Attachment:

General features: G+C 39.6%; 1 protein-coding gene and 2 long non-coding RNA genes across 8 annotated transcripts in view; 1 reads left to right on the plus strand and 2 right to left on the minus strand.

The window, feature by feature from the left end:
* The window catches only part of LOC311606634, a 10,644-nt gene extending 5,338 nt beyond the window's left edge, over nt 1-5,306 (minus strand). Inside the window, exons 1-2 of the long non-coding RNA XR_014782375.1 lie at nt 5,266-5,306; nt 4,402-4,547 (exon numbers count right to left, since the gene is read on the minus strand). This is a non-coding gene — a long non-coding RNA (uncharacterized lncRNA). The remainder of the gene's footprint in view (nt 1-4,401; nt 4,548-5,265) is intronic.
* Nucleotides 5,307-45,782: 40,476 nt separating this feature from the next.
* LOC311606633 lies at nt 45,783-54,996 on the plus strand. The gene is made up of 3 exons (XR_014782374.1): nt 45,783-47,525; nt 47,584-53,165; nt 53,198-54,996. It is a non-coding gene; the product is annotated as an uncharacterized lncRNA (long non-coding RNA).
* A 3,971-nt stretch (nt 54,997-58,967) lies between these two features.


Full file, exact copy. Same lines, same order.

General features: G+C 39.6%; 1 protein-coding gene and 2 long non-coding RNA genes across 8 annotated transcripts in view; 1 reads left to right on the plus strand and 2 right to left on the minus strand.

The window, feature by feature from the left end:
* The window catches only part of LOC311606634, a 10,644-nt gene extending 5,338 nt beyond the window's left edge, over nt 1-5,306 (minus strand). Inside the window, exons 1-2 of the long non-coding RNA XR_014782375.1 lie at nt 5,266-5,306; nt 4,402-4,547 (exon numbers count right to left, since the gene is read on the minus strand). This is a non-coding gene — a long non-coding RNA (uncharacterized lncRNA). The remainder of the gene's footprint in view (nt 1-4,401; nt 4,548-5,265) is intronic.
* Nucleotides 5,307-45,782: 40,476 nt separating this feature from the next.
* LOC311606633 lies at nt 45,783-54,996 on the plus strand. The gene is made up of 3 exons (XR_014782374.1): nt 45,783-47,525; nt 47,584-53,165; nt 53,198-54,996. It is a non-coding gene; the product is annotated as an uncharacterized lncRNA (long non-coding RNA).
* A 3,971-nt stretch (nt 54,997-58,967) lies between these two features.